Scope & Scan: Hidden Pressure Hunt

Jan. 1, 2020
When only one catalyst on one bank has become restricted, the typical complaint is a lack of overall engine power. If the restriction is severe enough, there will be a misfire on only one bank, and not necessarily on the bank with the defect. This ba
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This month, we will use our in-cylinder pressure transducer to take a look at a defect many shops have trouble nailing down even by other more time-consuming methods. This defect is a clogged catalyst on only one bank of a two-bank engine equipped with a dual catalyst system.

When only one catalyst on one bank has become restricted, the typical complaint is a lack of overall engine power. If the restriction is severe enough, there will be a misfire on only one bank, and not necessarily on the bank with the defect. This bank-isolated misfire is due to the effects on airflow through the engine with one side of the exhaust system restricted.

When one side is restricted, less than 50 percent of the total air entering the engine ends up being passed through that side's cylinder bank. Fifty percent of the fuel mass is delivered via the injectors to that restricted bank. As a result, one bank ends up very lean, and the other bank very rich. The first sign of an unequal airflow due to restriction on a V-type engine is the fuel trims.

Figure 1 is a P0300 Failure Record captured on code set from a 2003 Chevrolet pickup with a 4.8L pushrod V8. Bank one is the side with the clogged catalyst, and as such has a negative total fuel trim (STFT+LTFT) correction of -21 percent, while bank two is showing a positive total fuel trim correction of +25 percent.

How would you diagnose this condition to be a clogged exhaust before purchasing an expensive catalyst? I prefer removing one spark plug from each bank in turn and installing a pressure transducer. Look at the saved pressure waveforms, and you get an easily acquired and highly accurate comparison of in-cylinder conditions bank-to-bank.
Start at idle speed so you have a relatively slow crankshaft speed and plenty of engine vacuum. Then snap the throttle open. Initially, the crankshaft has not yet begun to spin faster, so the extra air has lots of time to fill the cylinders before it attempts to exit the exhaust ports.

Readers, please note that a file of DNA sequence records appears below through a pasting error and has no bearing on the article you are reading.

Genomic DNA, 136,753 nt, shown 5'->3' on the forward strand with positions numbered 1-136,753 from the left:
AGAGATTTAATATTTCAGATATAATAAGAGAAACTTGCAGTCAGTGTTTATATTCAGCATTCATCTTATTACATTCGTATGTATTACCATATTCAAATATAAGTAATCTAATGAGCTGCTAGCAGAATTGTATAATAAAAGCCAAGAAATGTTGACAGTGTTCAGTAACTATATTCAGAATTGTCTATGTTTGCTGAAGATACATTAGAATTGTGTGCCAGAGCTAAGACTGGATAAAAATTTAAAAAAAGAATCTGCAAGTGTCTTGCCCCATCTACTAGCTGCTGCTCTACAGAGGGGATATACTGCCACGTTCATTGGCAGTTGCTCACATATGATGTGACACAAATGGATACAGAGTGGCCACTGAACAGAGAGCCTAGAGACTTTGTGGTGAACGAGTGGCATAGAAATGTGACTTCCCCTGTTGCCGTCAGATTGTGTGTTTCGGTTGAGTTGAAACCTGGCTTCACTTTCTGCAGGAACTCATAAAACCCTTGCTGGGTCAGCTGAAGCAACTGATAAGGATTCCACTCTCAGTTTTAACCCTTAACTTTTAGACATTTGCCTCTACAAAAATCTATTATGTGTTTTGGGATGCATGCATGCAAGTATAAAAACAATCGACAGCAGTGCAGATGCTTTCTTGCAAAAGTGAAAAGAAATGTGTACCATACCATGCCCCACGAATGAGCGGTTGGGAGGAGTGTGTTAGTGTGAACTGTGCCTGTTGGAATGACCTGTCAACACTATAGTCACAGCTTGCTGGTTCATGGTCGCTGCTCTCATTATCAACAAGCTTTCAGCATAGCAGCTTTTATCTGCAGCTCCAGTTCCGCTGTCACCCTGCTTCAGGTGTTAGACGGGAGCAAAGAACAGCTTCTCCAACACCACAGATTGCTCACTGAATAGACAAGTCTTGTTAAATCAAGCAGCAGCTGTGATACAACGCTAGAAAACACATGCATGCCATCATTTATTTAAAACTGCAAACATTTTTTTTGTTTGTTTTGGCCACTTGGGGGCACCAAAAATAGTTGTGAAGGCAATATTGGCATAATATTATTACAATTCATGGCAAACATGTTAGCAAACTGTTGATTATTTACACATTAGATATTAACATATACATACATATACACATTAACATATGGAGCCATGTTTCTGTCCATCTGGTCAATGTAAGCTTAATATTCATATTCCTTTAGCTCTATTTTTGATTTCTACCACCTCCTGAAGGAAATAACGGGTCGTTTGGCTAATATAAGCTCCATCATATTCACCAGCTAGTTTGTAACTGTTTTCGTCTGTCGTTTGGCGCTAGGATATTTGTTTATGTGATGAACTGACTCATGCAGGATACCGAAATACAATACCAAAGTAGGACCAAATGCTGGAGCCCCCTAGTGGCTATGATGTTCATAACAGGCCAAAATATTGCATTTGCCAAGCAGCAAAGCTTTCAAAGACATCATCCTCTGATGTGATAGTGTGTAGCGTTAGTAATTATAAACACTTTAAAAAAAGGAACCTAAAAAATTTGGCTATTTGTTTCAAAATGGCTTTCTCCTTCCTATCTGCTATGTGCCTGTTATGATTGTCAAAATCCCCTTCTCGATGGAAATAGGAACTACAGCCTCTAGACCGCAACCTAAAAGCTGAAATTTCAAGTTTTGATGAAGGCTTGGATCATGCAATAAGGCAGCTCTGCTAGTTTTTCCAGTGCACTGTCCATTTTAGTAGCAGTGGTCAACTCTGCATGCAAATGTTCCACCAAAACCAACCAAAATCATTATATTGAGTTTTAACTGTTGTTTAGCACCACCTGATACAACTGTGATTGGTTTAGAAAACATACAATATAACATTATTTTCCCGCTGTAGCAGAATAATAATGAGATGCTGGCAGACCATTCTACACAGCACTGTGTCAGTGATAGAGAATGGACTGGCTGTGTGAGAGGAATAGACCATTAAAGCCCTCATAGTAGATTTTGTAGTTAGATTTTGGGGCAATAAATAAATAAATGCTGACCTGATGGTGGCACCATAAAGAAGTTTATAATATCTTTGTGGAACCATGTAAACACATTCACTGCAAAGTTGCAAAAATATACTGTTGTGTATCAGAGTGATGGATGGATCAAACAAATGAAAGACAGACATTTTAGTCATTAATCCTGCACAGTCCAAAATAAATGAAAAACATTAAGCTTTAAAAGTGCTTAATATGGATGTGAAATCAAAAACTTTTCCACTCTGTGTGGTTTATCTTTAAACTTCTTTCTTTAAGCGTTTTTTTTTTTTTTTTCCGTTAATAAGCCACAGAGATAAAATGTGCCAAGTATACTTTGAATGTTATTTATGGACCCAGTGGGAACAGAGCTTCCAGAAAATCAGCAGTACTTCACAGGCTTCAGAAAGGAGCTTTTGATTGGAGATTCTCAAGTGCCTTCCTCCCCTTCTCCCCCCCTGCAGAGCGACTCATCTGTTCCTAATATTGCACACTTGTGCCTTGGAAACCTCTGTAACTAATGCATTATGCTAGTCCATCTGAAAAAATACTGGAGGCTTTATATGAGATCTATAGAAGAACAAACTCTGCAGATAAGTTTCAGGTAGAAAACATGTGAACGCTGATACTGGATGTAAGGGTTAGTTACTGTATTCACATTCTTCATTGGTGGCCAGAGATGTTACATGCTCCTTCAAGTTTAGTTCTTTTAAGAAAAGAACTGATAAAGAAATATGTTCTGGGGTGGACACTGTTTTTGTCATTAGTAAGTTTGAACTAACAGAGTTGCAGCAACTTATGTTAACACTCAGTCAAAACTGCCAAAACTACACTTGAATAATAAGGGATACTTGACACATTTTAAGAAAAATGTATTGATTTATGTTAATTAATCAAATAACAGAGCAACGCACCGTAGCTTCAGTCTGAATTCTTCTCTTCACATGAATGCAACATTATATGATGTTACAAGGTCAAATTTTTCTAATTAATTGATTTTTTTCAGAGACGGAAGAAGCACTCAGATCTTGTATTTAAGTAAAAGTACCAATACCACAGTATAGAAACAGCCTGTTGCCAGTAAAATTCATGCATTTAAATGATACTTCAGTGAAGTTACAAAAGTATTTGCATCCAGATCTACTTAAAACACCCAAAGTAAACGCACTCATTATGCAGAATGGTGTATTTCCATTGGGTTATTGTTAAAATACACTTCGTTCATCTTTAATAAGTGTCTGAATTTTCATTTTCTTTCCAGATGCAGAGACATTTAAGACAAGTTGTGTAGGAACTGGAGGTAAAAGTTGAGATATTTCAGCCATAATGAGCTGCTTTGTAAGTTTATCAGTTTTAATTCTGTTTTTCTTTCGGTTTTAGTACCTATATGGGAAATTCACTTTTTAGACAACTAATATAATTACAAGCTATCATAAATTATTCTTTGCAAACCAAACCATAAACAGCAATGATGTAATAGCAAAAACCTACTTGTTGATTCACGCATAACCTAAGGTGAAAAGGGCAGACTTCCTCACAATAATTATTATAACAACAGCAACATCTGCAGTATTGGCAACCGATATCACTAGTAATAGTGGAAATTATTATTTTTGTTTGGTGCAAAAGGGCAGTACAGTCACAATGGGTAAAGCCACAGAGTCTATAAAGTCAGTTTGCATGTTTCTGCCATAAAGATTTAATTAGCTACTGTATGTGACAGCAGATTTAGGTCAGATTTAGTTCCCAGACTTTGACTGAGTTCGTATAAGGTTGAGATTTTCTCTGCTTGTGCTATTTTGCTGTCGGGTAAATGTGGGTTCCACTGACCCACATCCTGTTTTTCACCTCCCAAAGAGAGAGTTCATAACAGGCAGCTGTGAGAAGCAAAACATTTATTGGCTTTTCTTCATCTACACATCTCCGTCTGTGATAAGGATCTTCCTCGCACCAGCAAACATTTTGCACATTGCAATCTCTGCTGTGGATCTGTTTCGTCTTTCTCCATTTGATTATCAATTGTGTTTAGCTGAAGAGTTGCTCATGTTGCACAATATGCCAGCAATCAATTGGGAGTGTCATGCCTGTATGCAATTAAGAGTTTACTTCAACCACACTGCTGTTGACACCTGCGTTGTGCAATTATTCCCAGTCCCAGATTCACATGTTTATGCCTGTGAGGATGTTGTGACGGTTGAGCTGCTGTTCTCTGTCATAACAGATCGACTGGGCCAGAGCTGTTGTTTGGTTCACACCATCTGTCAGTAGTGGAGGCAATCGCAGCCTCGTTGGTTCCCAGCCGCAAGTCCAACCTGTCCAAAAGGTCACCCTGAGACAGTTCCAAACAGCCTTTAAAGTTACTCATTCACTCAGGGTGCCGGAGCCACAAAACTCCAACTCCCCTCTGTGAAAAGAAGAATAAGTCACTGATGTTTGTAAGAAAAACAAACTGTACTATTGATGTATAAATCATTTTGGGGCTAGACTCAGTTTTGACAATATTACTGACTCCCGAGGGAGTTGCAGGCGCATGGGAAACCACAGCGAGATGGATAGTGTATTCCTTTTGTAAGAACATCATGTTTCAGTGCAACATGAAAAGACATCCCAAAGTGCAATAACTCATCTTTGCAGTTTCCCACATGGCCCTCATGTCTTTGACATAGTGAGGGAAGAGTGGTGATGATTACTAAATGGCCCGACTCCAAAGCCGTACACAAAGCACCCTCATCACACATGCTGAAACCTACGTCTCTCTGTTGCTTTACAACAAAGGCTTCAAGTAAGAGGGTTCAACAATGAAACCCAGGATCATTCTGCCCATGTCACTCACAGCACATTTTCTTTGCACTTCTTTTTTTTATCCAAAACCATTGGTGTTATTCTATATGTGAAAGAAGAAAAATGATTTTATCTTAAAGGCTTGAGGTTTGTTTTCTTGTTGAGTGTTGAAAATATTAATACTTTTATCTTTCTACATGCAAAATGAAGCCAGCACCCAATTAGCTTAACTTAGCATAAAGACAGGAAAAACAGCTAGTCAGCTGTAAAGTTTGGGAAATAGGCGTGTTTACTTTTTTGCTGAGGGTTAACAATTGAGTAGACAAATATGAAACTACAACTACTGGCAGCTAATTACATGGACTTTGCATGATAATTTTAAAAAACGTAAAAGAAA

In Figure 2, I have captured bank two, cylinder six, the good side of this engine. Compare these pressure waves seen from the good side to the clogged bank one, cylinder seven shown in Figure 3, the restricted side. In the zoomed out wave capture shown in the lower right corner of the images, you can see that the cylinder from the restricted bank built up more pressure on average than the cylinder from the unrestricted bank.

If we zoom in on the highest in-cylinder pressure peak section of the wave, we can see the cycle-by-cycle difference between the cylinders on the different banks. On the bad cylinder, the end of the exhaust stroke pressure wave plateau peaks at a high of 0.78V. On the good cylinder, the exhaust stroke pressure wave plateau peaks at 0.53V and permanently drops off as the intake valve opens during the overlap period.

The scaling on this sensor is 1.0V = 75 psi, so the variation between the restricted and unrestricted cylinders is 0.25V or 18.75 psi. It is impossible to get this kind of accuracy and detail using older methods for testing for backpressure. Even a slightly clogged catalyst will show up by using in-cylinder pressure measurements.

Jim Garrido of "Have Scanner Will Travel" is an on-site mobile diagnostics expert for hire. Jim services independent repair shops in central North Carolina. He also teaches diagnostic classes regionally for CARQUEST Technical Institute.

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